After all, New Yorkers tend to adopt the bitterness rhyme — but me? I’d rather sing a song of hope and move to the beat of forgiveness. It’s easier to give up on love than to believe in it. It’s simpler to shut yourself off from crowds of blank faces that may or may not become faces we love. Especially when the looks you once grew accustomed to, became the same smiles and eyes you’ll only see a handful of times the rest of your life — if even at all. It’s tough to accept that some people are just bad people. Or that they aren’t awful souls, just not the soul that was made to mate with yours. Even more troubling to swallow is that some people are just kinda lost, and if you could, you would find them — but it’s not your responsibility to.
The beauty, though, of an open heart is that you know it can expand to take someone in. And if that someone is wrong, if you believe it can adapt to a new pulse, it’ll let you love again. But you have to keep reminding yourself that anything is possible, even in love, even when you don’t technically want happily-ever-after right now (but someday!), even if you don’t know how you’ll be as unconditional and liberated again, even if hard work and fate don’t always play on your side — it’s your belief that makes you attractive. It’s what makes me have a beautiful energy, it’s what makes me exude positivity and shine when everything (or everyone) is dark.
It was my belief that I was a writer that made me one. It was my belief that New York was home that made it so. It was my belief that dreams come true that I was able to make them my reality. It was my belief that I’m irreplaceable that makes me unforgettable. It was my belief that most people are actually good to their souls that’s made me surrounded by incredible company.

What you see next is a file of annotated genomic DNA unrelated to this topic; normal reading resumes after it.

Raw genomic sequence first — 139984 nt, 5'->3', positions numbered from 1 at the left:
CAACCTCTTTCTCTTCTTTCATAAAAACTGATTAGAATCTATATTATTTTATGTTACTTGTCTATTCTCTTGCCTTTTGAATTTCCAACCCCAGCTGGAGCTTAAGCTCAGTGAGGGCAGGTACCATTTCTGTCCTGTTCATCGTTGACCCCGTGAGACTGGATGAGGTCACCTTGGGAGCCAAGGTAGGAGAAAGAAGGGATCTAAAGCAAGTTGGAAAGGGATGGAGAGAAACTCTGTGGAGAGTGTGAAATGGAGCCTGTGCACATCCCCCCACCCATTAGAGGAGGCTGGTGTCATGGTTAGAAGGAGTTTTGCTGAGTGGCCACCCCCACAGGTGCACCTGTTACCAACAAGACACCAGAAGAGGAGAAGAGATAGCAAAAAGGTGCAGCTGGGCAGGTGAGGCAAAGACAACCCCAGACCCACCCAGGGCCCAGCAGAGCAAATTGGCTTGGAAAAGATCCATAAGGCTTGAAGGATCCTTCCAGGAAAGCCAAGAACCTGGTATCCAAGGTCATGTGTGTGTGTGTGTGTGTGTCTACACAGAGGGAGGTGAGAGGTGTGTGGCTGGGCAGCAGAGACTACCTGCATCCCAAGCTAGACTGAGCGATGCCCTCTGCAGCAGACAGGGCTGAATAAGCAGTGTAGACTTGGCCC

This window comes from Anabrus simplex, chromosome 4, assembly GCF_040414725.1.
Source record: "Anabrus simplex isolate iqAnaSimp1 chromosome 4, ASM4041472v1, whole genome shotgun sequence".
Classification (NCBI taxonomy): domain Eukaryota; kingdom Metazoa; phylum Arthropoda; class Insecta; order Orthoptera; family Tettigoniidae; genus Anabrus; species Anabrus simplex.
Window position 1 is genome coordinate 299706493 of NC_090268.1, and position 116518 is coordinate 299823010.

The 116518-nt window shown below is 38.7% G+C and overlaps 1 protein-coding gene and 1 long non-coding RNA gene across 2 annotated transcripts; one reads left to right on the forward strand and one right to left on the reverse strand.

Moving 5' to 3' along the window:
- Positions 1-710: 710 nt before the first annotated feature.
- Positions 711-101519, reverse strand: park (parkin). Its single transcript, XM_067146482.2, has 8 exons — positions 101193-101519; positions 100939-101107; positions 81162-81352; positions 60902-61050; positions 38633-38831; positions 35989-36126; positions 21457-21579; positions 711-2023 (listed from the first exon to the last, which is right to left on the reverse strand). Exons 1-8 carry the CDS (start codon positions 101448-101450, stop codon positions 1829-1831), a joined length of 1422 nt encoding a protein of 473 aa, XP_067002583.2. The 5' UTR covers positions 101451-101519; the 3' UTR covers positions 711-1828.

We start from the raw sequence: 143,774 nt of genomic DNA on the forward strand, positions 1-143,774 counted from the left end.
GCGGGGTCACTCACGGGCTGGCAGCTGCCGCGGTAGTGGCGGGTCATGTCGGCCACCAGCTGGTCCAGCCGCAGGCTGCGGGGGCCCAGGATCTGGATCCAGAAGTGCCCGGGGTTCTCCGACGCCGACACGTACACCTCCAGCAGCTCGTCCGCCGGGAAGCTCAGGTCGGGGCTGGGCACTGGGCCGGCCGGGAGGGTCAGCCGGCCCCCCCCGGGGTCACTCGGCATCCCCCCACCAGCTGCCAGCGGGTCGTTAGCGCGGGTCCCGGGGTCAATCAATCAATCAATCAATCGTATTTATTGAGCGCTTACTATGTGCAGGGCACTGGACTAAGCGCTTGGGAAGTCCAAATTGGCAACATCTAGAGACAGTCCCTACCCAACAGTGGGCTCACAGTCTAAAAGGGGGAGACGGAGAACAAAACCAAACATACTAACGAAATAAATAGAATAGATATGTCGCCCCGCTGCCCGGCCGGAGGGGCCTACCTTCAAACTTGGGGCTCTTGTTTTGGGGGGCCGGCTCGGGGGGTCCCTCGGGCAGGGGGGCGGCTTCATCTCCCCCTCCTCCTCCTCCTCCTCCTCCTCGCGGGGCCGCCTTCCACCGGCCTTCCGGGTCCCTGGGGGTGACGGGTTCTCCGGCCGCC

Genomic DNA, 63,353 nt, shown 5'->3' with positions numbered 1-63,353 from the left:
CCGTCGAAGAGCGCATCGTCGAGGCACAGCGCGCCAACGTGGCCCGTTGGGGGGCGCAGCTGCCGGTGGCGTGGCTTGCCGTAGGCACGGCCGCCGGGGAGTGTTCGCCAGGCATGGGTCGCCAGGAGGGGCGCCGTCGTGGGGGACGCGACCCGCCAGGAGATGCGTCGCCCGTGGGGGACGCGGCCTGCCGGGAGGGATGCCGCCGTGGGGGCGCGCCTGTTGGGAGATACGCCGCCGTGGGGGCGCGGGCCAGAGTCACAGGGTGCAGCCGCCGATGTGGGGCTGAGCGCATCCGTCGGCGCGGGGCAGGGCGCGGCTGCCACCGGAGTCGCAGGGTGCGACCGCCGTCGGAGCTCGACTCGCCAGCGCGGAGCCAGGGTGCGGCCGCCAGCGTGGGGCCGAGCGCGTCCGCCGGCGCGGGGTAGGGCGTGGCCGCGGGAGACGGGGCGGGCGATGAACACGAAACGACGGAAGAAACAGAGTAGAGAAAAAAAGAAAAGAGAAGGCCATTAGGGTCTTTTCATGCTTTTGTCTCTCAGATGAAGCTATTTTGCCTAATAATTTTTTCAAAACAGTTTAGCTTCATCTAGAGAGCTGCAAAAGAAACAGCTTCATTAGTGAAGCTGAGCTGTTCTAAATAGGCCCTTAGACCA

And so today, on 11:11:11 on the day that we’re all supposed to make a wish, I believe this little wish for me: that I will never stop working hard at believing that I’m actually one of the blessed, lucky ones who finds the love I was meant to share my beautiful dreams with in this remarkable city that I adore.
Patience, and laughter.
I really think that your belief will take you far, Lindsay. It’s funny, I am almost the opposite of you. I have no idea what I want out of life; in regards to career or really anything else about my future. I did find a man who is wonderful and amazing, and I know that at least I will be spending the rest of my life with him. So, that gives me strength to believe that I can figure all the rest out.
I will have to admit that you are one of my role models. You knew what you wanted and went for it. I am envious that you could have such dreams for your life, but not in a negative way. I was just talking about life with my fiance the other day, and mentioned you. I think you are doing great things. I think you will do great things. I also believe that you will find the one who will make your heart soar one day. Maybe one day soon. Just keep believing!
This post really touched me, Lindsay! And reminded me of something someone said a while ago on my blog. I had written about D, the guy I’m dating now and how he is a very good man and that it finally happened for me that I was able to meet someone so healthy. A poster told me, quite angrily, “You were just lucky, that’s all!”
She was partly right. I was lucky (he did kinda pop out of no where!). But here’s the hitch– I may have been lucky to meet him, but if I weren’t healthy within myself, I would not have been able to sustain a relationship with him. This is not to say you are unhealthy! I think you have a great, soul searching, analytical mind that helps you solve problems and go far (and be a fabulous writer!). It is to say that meeting someone and maintain a relationship with them is a lot more than luck. :)
take care what you wish then :)